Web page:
Computed tomography analysis of the association between the SH2B1 rs7498665 single-nucleotide polymorphism and visceral fat area

Kikuko Hotta, Takuya Kitamoto, Aya Kitamoto, Seiho Mizusawa, Tomoaki Matsuo, Yoshio Nakata, Hideyuki Hyogo, Hidenori Ochi, Seika Kamohara, Nobuyuki Miyatake, Kazuaki Kotani, Ryoya Komatsu, Naoto Itoh, Ikuo Mineo, Jun Wada, Masato Yoneda, Atsushi Nakajima, Tohru Funahashi, Shigeru Miyazaki, Katsuto TokunagaHiroaki Masuzaki, Takato Ueno, Kazuaki Chayama, Kazuyuki Hamaguchi, Kentaro Yamada, Toshiaki Hanafusa, Shinichi Oikawa, Hironobu Yoshimatsu, Toshiie Sakata, Kiyoji Tanaka, Yuji Matsuzawa, Kazuwa Nakao, Akihiro Sekine

Research output: Contribution to journalArticlepeer-review

21 Citations (Scopus)


Visceral fat accumulation has an important role in increasing morbidity and mortality rate by increasing the risk of developing several metabolic disorders, such as type 2 diabetes, dyslipidemia and hypertension. New genetic loci that contribute to the development of obesity have been identified by genome-wide association studies in Caucasian populations. We genotyped 1279 Japanese subjects (556 men and 723 women), who underwent computed tomography (CT) for measuring visceral fat area (VFA) and subcutaneous fat area (SFA), for the following single-nucleotide polymorphisms (SNPs): NEGR1 rs2815752, SEC16B rs10913469, TMEM18 rs6548238, ETV5 rs7647305, GNPDA2 rs10938397, BDNF rs6265 and rs925946, MTCH2 rs10838738, SH2B1 rs7498665, MAF rs1424233, and KCTD15 rs29941 and rs11084753. In the additive model, none of the SNPs were significantly associated with body mass index (BMI). The SH2B1 rs7498665 risk allele was found to be significantly associated with VFA (P=0.00047) but not with BMI or SFA. When the analysis was performed in men and women separately, no significant associations with VFA were observed (P=0.0099 in men and P=0.022 in women). None of the other SNPs were significantly associated with SFA. Our results suggest that there is a VFA-specific genetic factor and that a polymorphism in the SH2B1 gene influences the risk of visceral fat accumulation.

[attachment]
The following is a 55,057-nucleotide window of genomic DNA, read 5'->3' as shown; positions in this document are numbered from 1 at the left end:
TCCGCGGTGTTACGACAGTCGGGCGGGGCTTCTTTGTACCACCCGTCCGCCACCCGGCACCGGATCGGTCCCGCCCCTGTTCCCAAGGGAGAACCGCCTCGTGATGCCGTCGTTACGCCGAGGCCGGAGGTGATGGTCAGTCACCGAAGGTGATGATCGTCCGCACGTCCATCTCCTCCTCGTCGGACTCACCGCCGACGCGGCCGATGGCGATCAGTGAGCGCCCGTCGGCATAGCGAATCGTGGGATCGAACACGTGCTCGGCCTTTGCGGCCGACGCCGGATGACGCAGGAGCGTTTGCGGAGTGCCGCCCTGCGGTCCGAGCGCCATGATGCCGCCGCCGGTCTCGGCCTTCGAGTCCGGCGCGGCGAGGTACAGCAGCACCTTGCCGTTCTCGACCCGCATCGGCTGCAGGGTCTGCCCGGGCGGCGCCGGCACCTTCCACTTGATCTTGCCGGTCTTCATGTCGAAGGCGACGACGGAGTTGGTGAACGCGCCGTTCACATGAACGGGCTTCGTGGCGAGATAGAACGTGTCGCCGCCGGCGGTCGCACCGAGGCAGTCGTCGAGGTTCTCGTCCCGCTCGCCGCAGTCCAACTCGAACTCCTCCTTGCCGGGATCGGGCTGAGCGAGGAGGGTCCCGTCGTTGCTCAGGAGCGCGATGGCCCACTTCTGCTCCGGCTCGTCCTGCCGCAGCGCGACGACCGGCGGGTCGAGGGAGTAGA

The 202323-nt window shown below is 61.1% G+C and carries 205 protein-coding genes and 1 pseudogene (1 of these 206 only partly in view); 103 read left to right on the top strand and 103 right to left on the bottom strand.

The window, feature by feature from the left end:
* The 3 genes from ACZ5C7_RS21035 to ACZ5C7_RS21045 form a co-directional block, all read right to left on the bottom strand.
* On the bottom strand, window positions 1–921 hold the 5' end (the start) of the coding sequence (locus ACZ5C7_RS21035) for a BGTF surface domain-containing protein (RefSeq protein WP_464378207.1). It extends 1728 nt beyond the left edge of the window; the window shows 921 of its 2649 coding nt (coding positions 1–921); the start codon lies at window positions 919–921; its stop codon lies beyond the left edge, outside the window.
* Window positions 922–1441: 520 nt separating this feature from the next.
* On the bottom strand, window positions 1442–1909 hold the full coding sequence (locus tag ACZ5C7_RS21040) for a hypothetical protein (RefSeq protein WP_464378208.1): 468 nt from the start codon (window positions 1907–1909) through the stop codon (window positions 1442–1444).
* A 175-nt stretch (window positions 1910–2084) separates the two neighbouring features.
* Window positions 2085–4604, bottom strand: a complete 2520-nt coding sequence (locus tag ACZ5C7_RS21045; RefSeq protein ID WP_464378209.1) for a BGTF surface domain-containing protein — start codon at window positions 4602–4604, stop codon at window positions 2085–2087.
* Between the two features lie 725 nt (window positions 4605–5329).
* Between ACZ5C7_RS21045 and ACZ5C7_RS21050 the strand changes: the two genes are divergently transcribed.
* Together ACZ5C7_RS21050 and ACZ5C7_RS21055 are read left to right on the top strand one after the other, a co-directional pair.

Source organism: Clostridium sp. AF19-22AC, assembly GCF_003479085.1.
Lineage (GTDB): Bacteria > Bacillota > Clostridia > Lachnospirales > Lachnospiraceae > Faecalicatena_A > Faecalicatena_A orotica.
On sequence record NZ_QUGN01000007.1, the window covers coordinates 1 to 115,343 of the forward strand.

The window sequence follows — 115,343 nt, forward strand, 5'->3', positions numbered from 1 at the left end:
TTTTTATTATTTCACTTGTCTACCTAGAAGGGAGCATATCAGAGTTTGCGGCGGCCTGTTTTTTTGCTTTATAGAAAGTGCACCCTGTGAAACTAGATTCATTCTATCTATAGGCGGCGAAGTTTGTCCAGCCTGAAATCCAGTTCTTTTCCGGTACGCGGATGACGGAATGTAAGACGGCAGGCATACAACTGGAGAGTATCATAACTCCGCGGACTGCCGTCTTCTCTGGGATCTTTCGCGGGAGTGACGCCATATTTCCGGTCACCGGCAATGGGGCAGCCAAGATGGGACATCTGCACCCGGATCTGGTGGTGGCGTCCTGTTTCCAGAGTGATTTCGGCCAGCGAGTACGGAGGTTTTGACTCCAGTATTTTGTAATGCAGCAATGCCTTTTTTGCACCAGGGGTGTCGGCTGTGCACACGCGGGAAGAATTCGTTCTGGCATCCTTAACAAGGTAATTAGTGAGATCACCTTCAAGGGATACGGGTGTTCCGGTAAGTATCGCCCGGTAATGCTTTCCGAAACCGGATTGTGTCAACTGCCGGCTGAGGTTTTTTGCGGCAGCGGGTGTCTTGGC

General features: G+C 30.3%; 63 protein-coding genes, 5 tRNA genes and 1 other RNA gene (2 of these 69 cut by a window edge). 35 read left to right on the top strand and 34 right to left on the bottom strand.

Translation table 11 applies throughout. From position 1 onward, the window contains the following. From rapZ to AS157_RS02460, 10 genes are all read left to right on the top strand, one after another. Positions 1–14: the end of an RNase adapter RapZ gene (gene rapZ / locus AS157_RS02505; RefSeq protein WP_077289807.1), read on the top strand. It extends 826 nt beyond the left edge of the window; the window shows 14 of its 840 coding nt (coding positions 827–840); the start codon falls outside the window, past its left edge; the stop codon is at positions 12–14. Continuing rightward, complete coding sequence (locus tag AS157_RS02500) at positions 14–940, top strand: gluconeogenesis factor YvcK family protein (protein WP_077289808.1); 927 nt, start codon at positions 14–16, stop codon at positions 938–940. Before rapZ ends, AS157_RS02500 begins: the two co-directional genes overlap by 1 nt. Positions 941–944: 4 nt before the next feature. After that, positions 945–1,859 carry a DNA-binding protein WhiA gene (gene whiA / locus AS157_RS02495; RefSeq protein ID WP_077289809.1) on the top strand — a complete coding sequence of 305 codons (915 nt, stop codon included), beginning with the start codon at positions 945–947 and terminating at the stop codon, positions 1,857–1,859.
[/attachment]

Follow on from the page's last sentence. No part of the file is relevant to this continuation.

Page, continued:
Original languageEnglish
Pages (from-to)716-719
Number of pages4
JournalJournal of Human Genetics
Issue number10
Publication statusPublished - Oct 2011


  • Japanese subjects
  • SH2B1
  • computed tomography
  • obesity
  • visceral fat area

ASJC Scopus subject areas

  • Genetics
  • Genetics(clinical)


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